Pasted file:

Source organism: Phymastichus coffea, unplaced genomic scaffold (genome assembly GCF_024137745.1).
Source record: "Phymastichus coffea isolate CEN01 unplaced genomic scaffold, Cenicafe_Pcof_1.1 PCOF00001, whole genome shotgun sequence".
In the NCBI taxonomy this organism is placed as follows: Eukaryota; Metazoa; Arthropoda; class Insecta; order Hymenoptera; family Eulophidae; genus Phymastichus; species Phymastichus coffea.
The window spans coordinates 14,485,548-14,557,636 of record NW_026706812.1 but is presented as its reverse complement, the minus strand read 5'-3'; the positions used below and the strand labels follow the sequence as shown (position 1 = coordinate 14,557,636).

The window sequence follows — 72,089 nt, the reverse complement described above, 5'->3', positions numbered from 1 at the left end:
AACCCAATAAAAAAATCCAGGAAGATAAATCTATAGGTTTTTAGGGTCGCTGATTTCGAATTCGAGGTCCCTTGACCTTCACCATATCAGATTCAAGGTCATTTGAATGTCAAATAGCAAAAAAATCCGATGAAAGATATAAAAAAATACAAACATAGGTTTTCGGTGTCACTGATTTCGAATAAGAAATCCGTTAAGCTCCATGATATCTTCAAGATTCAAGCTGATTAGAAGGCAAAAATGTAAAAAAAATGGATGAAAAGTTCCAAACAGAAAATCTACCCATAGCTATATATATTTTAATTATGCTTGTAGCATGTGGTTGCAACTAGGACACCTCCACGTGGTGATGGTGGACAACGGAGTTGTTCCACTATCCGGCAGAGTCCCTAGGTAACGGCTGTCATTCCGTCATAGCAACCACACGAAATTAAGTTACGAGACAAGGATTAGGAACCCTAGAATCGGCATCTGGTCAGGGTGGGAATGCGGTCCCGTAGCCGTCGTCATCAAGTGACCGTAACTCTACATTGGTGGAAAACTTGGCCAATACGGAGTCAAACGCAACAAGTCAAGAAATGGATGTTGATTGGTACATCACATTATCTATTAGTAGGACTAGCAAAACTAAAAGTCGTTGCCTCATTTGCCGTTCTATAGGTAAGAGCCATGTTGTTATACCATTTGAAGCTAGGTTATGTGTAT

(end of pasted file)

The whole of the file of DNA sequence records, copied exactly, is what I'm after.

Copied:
Source organism: Phymastichus coffea, unplaced genomic scaffold (genome assembly GCF_024137745.1).
Source record: "Phymastichus coffea isolate CEN01 unplaced genomic scaffold, Cenicafe_Pcof_1.1 PCOF00001, whole genome shotgun sequence".
In the NCBI taxonomy this organism is placed as follows: Eukaryota; Metazoa; Arthropoda; class Insecta; order Hymenoptera; family Eulophidae; genus Phymastichus; species Phymastichus coffea.
The window spans coordinates 14,485,548-14,557,636 of record NW_026706812.1 but is presented as its reverse complement, the minus strand read 5'-3'; the positions used below and the strand labels follow the sequence as shown (position 1 = coordinate 14,557,636).

The window sequence follows — 72,089 nt, the reverse complement described above, 5'->3', positions numbered from 1 at the left end:
AACCCAATAAAAAAATCCAGGAAGATAAATCTATAGGTTTTTAGGGTCGCTGATTTCGAATTCGAGGTCCCTTGACCTTCACCATATCAGATTCAAGGTCATTTGAATGTCAAATAGCAAAAAAATCCGATGAAAGATATAAAAAAATACAAACATAGGTTTTCGGTGTCACTGATTTCGAATAAGAAATCCGTTAAGCTCCATGATATCTTCAAGATTCAAGCTGATTAGAAGGCAAAAATGTAAAAAAAATGGATGAAAAGTTCCAAACAGAAAATCTACCCATAGCTATATATATTTTAATTATGCTTGTAGCATGTGGTTGCAACTAGGACACCTCCACGTGGTGATGGTGGACAACGGAGTTGTTCCACTATCCGGCAGAGTCCCTAGGTAACGGCTGTCATTCCGTCATAGCAACCACACGAAATTAAGTTACGAGACAAGGATTAGGAACCCTAGAATCGGCATCTGGTCAGGGTGGGAATGCGGTCCCGTAGCCGTCGTCATCAAGTGACCGTAACTCTACATTGGTGGAAAACTTGGCCAATACGGAGTCAAACGCAACAAGTCAAGAAATGGATGTTGATTGGTACATCACATTATCTATTAGTAGGACTAGCAAAACTAAAAGTCGTTGCCTCATTTGCCGTTCTATAGGTAAGAGCCATGTTGTTATACCATTTGAAGCTAGGTTATGTGTAT